In living creatures, senescence or aging is governed by an internal biological clock.
But according to new research by two dendrochronologists* — Professors Franco Biondi of the University of Nevada, Reno, and Gianluca Piovesan of the University of Tuscia, Italy — the “cambium,” which is the growth tissue area between a tree’s bark and wood, appears immune to aging.
*Dendrochronologists date events, environmental change and archaeological artifacts by using the characteristic patterns of annual growth rings in timber and tree trunks.
Theoretically then, trees can live forever in that they are not subject to genetically programmed age deterioration, but rather are killed by an external agent, such as human logging and diseases (bacteria, viruses, fungi), or by a disturbance event, such as a wildfire or drought.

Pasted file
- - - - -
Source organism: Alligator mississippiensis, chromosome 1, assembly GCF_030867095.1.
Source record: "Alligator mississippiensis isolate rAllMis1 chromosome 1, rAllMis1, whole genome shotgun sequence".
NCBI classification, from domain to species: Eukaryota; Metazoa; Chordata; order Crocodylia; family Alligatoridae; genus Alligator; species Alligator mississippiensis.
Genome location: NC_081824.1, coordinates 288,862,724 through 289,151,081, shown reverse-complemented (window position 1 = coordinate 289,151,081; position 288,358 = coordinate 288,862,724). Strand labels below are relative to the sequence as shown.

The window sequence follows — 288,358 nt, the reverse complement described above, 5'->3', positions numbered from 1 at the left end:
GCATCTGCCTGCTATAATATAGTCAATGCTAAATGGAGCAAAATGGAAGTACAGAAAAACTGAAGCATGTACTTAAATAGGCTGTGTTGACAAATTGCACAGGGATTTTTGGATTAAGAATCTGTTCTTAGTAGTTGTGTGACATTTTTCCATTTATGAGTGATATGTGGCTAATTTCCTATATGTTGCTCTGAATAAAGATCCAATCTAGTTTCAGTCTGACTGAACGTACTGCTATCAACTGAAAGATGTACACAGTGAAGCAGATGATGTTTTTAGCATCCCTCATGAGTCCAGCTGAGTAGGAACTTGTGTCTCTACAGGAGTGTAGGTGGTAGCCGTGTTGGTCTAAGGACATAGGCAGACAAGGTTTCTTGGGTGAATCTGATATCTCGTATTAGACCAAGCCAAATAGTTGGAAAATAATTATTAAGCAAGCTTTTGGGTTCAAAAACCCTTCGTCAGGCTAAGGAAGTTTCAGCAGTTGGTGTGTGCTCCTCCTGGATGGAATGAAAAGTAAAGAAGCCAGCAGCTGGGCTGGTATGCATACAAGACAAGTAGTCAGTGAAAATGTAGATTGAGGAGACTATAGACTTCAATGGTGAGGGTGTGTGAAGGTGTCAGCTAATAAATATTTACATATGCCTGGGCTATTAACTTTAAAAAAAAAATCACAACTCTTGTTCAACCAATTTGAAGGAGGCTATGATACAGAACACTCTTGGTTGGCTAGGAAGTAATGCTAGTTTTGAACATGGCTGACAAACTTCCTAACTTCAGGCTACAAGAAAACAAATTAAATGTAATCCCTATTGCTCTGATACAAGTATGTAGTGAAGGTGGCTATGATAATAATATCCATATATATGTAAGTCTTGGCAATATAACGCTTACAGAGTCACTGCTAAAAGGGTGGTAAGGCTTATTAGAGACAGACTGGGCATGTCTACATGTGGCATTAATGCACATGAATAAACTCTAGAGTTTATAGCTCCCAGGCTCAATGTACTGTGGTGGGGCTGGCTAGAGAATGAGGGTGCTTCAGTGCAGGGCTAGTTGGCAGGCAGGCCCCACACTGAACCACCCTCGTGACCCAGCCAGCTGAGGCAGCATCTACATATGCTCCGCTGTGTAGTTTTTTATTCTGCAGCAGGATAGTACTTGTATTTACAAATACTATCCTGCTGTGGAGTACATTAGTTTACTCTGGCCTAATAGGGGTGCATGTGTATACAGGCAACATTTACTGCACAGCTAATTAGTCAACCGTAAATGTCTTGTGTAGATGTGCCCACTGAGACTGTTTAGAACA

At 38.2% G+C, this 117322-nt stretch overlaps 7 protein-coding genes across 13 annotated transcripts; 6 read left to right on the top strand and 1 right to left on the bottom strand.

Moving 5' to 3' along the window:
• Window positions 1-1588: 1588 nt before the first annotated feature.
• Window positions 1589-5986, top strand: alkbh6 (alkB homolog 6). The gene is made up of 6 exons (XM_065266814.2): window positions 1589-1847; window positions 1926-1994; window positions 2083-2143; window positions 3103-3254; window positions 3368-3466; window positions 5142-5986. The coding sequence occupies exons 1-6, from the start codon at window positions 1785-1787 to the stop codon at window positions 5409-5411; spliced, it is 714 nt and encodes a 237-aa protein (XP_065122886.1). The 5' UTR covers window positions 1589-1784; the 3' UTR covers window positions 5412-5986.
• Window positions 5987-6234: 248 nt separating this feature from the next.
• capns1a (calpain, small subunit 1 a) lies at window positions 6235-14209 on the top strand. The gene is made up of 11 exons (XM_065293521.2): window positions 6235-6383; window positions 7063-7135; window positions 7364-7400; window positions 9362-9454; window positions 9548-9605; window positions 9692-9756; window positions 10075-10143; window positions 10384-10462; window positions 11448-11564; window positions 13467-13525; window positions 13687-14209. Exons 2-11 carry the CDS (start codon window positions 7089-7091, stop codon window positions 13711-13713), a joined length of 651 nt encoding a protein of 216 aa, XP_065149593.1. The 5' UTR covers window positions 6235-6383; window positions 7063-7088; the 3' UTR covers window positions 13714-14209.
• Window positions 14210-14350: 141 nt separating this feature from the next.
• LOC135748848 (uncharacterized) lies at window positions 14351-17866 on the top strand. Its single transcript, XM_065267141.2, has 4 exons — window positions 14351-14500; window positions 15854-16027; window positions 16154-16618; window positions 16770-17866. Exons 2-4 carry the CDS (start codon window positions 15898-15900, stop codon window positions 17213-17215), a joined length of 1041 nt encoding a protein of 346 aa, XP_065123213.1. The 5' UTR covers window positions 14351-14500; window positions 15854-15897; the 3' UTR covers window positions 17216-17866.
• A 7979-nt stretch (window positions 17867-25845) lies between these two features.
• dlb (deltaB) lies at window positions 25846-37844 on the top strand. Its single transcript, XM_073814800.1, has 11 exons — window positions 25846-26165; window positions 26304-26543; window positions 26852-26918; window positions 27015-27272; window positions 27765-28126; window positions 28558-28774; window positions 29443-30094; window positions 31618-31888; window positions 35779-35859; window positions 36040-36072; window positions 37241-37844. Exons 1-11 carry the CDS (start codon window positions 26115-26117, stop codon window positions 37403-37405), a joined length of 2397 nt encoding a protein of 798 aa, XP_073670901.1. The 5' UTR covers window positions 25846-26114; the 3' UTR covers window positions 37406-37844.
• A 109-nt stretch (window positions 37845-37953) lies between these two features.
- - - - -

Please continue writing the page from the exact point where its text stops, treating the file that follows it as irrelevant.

Giant sequoias are the third longest-lived tree species with one of the oldest known specimens to have been at least 3,220 years old in the Converse Basin Grove of Giant Sequoia National Monument in the Sierra Nevada of California.
As reported by Mike Wolterbeek for Nevada Today, November 15, 2021, Biondi and Piovesan’s findings are published in the August edition of New Phytologist.
Biondi says capacity to exceed 2,000 years of age has been demonstrated for six types of conifer trees, including types of juniper, sequoia, cypress and pine.